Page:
What would it look like for you and your practice if you could increase your clinical efficiency? 2 more cases a day? 3 or 4? What would you do with the extra income, time, and energy? Would you take that vacation, buy your dream home or get completely out of debt? Take more time for yourself and your family?

Depending on the complexity of the case, your average root canal may take 45-60 minutes, or as long as 90 minutes. In my experience working with many other endodontists, the average practitioner is only completing 3 to 4 procedures each day. For many, the numbers don’t add up. That’s just 2 to 4 hours of procedure time—yet many endos are working 8 to 10 hours a day! Where does the time go?

Often, the issue comes down to inefficient office systems and clinical techniques. In my office, I complete between 9 and 11 procedures each day, and still manage to work the same (or fewer) hours than other endos!

Scheduling efficiency lays the groundwork

The secret to improving patient throughput (to borrow a Lean concept) starts with better scheduling. This involves not only how you schedule, but also the structure of each appointment and how you use that time when it’s on the books.

  • Single-visit appointment scheduling is a must! A second appointment effectively cuts your fee in half. If your goal is efficiency, same-day appointments connect cost and procedure, wrapping everything up in a single visit.
  • Train support staff to take care of prep work, to reduce the total procedure time and the time you spend working on each patient. Ideally, your average case time should fall right around the 30-minute mark.
  • Institute pre-visit procedures. Use digital forms or day-before calls to collect patient or insurance information, discuss fees and treatment questions. When they arrive for their appointment, patients should find themselves headed directly to the chair for radiographs, CBCT and pre-op work up by the dental assistant. Without these systems in place, this could easily add 30-45 min to your schedule (per patient).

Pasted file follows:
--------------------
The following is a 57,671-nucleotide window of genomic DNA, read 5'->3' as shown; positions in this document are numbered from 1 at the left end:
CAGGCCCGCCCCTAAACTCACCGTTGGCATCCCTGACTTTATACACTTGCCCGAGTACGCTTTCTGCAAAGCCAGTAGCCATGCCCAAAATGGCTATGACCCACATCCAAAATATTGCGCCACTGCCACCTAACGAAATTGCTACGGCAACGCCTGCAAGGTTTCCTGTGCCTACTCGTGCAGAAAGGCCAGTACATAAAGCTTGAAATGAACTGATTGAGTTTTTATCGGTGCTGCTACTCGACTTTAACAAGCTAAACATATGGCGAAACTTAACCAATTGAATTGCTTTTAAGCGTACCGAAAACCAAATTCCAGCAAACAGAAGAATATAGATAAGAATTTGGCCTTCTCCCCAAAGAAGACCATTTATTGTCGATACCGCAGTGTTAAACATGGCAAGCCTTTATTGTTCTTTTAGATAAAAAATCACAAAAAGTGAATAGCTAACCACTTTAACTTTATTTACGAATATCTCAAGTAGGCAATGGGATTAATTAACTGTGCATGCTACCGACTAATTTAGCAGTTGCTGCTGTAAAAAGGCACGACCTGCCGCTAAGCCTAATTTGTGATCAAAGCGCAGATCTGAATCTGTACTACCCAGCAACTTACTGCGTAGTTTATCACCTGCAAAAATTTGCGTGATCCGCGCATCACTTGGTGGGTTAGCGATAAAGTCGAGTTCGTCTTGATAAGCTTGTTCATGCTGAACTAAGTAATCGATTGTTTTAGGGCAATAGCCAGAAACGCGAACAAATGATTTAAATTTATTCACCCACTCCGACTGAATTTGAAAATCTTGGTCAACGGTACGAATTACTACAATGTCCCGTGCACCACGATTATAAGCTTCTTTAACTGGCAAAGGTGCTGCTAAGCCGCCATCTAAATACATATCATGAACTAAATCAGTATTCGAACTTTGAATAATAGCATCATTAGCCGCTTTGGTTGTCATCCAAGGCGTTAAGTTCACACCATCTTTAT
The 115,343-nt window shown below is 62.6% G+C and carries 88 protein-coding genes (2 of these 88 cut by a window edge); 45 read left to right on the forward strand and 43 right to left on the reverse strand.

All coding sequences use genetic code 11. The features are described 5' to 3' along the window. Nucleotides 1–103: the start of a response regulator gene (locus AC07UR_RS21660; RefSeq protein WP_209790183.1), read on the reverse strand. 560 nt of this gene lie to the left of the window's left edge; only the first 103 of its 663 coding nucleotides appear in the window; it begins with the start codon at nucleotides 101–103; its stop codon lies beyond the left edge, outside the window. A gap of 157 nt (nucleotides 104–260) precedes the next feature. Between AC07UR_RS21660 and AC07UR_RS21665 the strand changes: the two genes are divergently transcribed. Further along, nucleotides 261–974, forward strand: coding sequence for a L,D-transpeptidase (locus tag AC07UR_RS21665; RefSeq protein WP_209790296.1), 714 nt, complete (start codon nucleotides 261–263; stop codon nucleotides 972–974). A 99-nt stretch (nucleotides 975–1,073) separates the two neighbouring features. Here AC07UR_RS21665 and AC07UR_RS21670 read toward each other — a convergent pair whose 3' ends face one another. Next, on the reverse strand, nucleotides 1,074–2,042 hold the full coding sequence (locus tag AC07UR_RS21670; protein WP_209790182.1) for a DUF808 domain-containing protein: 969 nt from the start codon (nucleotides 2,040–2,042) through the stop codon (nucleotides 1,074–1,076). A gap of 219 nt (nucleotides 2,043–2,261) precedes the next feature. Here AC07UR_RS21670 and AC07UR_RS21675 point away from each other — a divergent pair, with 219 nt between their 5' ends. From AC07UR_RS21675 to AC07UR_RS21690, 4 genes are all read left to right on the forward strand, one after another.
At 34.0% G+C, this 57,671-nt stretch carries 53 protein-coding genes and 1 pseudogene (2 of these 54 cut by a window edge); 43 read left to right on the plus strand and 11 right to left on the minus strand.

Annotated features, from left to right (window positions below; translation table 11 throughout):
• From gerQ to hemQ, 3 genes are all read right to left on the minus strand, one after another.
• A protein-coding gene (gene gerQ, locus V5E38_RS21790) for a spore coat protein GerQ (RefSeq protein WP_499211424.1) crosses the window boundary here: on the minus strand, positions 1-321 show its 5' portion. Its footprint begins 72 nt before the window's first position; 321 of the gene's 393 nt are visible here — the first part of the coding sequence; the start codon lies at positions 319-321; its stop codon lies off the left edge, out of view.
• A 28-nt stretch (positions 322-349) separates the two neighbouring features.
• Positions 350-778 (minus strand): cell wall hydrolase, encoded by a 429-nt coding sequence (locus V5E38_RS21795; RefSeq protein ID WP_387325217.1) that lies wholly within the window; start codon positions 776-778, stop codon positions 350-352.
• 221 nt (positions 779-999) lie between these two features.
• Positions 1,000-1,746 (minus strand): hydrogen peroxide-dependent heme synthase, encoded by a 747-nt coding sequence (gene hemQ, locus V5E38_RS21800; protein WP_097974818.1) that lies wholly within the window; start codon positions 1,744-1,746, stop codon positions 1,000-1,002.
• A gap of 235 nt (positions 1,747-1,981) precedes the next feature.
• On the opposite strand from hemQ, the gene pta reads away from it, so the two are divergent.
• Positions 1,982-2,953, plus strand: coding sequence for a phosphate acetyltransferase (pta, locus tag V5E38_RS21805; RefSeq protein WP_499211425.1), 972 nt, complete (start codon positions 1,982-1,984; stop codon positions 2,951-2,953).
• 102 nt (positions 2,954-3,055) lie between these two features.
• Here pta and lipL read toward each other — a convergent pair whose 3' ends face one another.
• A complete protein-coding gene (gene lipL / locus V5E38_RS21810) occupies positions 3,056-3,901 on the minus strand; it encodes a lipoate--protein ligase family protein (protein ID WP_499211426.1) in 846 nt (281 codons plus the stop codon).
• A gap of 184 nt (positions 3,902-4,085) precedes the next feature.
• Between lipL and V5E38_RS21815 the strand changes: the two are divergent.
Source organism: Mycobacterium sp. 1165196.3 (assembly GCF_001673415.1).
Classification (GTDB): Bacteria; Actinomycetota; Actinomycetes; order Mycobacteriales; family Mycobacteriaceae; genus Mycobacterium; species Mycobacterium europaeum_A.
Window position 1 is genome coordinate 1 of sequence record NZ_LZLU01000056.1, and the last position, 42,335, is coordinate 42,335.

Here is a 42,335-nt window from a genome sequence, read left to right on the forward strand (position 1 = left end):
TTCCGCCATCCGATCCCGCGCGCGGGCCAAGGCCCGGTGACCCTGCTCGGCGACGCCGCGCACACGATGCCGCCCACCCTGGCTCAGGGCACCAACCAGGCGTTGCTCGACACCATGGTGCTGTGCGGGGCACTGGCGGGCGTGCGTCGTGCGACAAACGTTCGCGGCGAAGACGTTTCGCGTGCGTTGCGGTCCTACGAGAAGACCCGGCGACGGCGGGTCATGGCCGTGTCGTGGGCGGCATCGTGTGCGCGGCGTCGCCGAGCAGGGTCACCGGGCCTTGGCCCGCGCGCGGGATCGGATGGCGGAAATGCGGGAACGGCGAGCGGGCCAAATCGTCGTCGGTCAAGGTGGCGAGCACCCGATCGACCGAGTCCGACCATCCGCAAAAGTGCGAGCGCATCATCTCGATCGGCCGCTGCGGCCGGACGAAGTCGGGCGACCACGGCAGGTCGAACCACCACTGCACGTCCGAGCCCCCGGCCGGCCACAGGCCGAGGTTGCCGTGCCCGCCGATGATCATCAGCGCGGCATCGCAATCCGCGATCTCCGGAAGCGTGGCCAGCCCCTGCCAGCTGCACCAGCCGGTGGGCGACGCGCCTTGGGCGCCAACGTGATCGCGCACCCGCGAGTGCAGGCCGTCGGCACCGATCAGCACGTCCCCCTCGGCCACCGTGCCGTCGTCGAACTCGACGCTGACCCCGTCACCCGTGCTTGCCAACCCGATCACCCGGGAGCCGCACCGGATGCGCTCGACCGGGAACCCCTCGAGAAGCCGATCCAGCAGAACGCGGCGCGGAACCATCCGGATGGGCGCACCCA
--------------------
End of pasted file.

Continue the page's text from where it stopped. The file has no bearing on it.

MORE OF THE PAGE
It’s vital to trust your support staff with as much of the upfront prep work as possible, so you can administer your talents efficiently. Anything not hands-on can and should happen prior to the appointment, and anything not involving interior tooth repairs should be delegated.

Clinical efficiency optimizes income

In most endodontic practices, the monthly overhead doesn’t change much, which means completing more cases increases the net income of the practice significantly.

Assume your practice’s monthly overhead is $50k. It takes roughly 33 completed procedures to hit that goal, which means completing 4-5 cases a day, 4 days a week, would take almost 2 weeks to meet the overhead. An efficient clinical approach could cut that timeline to just one week. This significantly boosts the income for the practice and the net income to the owner.

Whether it’s a defined protocol for room turnover or a cycling system between procedure rooms, there’s opportunity for clinical efficiency between patients. That said, clinical efficiency during procedures is paramount. You and your staff need to be in-sync, following the same unspoken protocol together.

Your assistant should review the patient’s history, radiographs, and the CBCT prior to you seeing the patient. They should know your approach to a routine procedure like the cadence to a drumline. Most important, every person involved in the treatment process should know and execute their duties with precision and timeliness.

It’s not just about speed—it’s about accuracy and quality, as well. Errors and waste are enemies of efficiency, which is why it’s always in your best interest to do it correctly and excellently, in that order.

What do the possibilities look like for you?

Imagine you’re able to double (or triple) the efficiency of your practice. What would you do with all of the abundance in your life? What would you do with the extra time, energy, and money? Pay off debt? Build your dream home? Travel the world? Fund your children’s college education? Donate to charity? Whatever your prerogative, efficiency gives you options.

Incrementally increasing the number of cases you complete each day (as single-visits) gives you the opportunity to do whatever you want with your life. Your ability to dictate your schedule becomes almost as freeing as the money you’re making. It’s an empowering thought for endos feeling the strain of five-day workweeks and 10-hour days.

The bottom line is that many endos can leverage better scheduling and clinical efficiency into amazing possibilities. Sometimes, hiring a coach can assist you with finding those blind spots or things you just didn’t have the time to think about. You just need to know where to start.

If you’d like to have a chat about what improved clinical efficiency could look like in your practice, please schedule a call.